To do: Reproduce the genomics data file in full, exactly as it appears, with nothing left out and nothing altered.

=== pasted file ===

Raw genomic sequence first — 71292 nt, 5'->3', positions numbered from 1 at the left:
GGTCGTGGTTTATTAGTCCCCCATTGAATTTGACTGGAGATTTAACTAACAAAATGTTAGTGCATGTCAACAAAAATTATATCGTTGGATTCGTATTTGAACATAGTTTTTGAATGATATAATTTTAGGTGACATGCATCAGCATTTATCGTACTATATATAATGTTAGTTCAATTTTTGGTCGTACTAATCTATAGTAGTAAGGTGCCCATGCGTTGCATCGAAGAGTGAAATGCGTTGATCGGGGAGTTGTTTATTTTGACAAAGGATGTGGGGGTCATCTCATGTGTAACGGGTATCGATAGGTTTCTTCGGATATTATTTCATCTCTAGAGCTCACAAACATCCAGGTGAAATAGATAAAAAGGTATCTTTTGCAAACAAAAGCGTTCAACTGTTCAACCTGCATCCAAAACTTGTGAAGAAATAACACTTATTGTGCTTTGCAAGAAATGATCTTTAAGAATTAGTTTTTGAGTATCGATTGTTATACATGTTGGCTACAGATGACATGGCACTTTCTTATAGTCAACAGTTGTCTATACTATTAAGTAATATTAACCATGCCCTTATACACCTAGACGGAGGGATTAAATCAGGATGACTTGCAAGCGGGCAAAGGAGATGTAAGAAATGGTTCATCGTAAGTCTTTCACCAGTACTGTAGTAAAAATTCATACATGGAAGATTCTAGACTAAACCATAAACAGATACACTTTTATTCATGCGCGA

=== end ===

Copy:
Raw genomic sequence first — 71292 nt, 5'->3', positions numbered from 1 at the left:
GGTCGTGGTTTATTAGTCCCCCATTGAATTTGACTGGAGATTTAACTAACAAAATGTTAGTGCATGTCAACAAAAATTATATCGTTGGATTCGTATTTGAACATAGTTTTTGAATGATATAATTTTAGGTGACATGCATCAGCATTTATCGTACTATATATAATGTTAGTTCAATTTTTGGTCGTACTAATCTATAGTAGTAAGGTGCCCATGCGTTGCATCGAAGAGTGAAATGCGTTGATCGGGGAGTTGTTTATTTTGACAAAGGATGTGGGGGTCATCTCATGTGTAACGGGTATCGATAGGTTTCTTCGGATATTATTTCATCTCTAGAGCTCACAAACATCCAGGTGAAATAGATAAAAAGGTATCTTTTGCAAACAAAAGCGTTCAACTGTTCAACCTGCATCCAAAACTTGTGAAGAAATAACACTTATTGTGCTTTGCAAGAAATGATCTTTAAGAATTAGTTTTTGAGTATCGATTGTTATACATGTTGGCTACAGATGACATGGCACTTTCTTATAGTCAACAGTTGTCTATACTATTAAGTAATATTAACCATGCCCTTATACACCTAGACGGAGGGATTAAATCAGGATGACTTGCAAGCGGGCAAAGGAGATGTAAGAAATGGTTCATCGTAAGTCTTTCACCAGTACTGTAGTAAAAATTCATACATGGAAGATTCTAGACTAAACCATAAACAGATACACTTTTATTCATGCGCGA